As an extension of The Black Lion Journal’s mission, The Wire’s Dream is a semi-annual magazine that values community, life perspectives, and different worldviews. Contributors were asked to complete a set of mini interview questions with the purpose of sharing with the readers and their fellow submitters a bit about who they are and about their creativity. All questions were the same for each contributor; and each answer given is unique, open, friendly, and candid.
Let’s start by talking about creativity — what does creativity mean to you?
Creativity to me, has always been a way to express myself. Sports never interested me. Crafts, music, writing, and art always have had a special place in my heart. I love to create things, and I love to be able to express myself in ways that people cannot interrupt. A poem, a short story, or a novel; at the very least forces a person to read them for as long as they’re interested and it gets my points across. People always have a tendency to talk over me in person (including family) and it always irritates me so it’s nice that when in the creative realm I can express myself without feeling repressed, cheated, or annoyed at all the things I wanted to say in a conversation but couldn’t or wasn’t given a chance to.
How and when did you get started doing what you love to do? Who or what is your creative muse?
I’ve always been writing from a young age. I’ve loved books for as long as I can remember and stories. I didn’t really write regularly, though, until I was about thirteen. I started off simply writing short stories and then I wrote poetry and fanfiction. Thankfully the fanfiction phase has ended, and I’m writing on my own with my own thoughts and characters.
As far as creative muses go music often inspires me. Sometimes it’s the weather. Sometimes it’s other writers, musicians, or artists. Inspiration can strike me from any source, and I think that makes me one of the lucky ones.
What is your most memorable creative experience, if any?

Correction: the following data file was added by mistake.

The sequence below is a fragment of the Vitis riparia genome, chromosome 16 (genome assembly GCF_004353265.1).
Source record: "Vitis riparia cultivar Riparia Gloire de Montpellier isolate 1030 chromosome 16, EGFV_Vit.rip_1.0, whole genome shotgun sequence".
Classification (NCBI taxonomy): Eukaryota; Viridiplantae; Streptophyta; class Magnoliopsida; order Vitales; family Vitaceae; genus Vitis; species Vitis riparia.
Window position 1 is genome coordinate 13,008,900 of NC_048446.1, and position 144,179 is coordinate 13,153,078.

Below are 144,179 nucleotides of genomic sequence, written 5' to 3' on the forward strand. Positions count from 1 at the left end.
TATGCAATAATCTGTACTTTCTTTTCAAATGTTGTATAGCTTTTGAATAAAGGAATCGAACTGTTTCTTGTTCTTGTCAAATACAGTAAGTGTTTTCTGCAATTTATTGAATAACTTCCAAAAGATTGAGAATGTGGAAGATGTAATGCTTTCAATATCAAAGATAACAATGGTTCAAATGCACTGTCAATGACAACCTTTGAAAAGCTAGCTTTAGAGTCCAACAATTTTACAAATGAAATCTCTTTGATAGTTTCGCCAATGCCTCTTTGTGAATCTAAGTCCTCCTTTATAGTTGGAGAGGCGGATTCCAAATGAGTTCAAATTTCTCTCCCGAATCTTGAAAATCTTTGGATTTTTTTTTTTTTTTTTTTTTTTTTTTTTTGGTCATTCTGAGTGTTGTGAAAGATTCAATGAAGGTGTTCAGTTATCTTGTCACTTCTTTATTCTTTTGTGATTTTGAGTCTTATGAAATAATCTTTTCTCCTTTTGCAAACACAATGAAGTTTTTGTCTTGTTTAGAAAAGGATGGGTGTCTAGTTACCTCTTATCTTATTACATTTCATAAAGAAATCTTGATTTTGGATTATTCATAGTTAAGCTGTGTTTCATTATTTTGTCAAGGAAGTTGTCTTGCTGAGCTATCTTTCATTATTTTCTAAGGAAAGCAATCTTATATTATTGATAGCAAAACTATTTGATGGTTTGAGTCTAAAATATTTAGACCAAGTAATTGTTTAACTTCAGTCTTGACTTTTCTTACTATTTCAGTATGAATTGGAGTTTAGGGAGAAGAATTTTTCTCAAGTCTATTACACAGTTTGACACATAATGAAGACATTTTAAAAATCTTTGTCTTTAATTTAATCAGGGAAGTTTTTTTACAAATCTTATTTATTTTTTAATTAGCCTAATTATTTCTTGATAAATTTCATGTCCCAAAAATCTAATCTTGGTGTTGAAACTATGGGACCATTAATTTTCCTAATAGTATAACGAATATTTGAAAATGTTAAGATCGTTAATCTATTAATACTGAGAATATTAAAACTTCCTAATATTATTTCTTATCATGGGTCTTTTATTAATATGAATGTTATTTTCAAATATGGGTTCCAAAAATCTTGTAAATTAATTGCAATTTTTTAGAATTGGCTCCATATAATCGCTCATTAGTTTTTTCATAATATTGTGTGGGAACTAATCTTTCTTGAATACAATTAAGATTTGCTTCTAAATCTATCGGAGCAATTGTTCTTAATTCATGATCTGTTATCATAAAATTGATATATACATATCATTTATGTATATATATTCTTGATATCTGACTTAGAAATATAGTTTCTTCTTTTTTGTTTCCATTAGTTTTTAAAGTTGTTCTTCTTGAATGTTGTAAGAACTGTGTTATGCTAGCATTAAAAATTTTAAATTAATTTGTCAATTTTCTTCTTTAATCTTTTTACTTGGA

Both times I got nominated for a pushcart award was really exciting. I will never forget the thrill of getting my first book published, either.
People approach creativity in such different ways! What about you? What is your creative routine? Do you know of any quirky habits or creative superstitions?
I work 40 hours a week usually and I work second shift so I wake up and usually get right to it. Sometimes I need complete silence and sometimes music is my best friend and helps me get the words out of me that were stuck. One of my own quirky habits is putting notes in my phone for writing when I cannot get a poem or story idea written down right away because I’m at work or visiting a friend. I’m not so sure why that’s weird, but people always look at me like I have three heads. As for creative superstitions that probably varies from person to person, but I feel the more you write then the more creativity you have. If you waited for the moment that was perfect you’d never write anything. Although, I’m sure that’s more advice than superstition, but what can I say? I’m not a superstitious person.
Time, Tips, & Future Goals
How do you make time to do what you love to do?
I just do it. You have to. You can feel guilty or make justifications as to why you should do your housework, but honestly…when you die do you want to be the person that was too afraid to try or the person that dove right in? I’m the latter type of person and I’m not ashamed of it. Sometimes I feel I should clean more, but my characters usually shut me up. 😉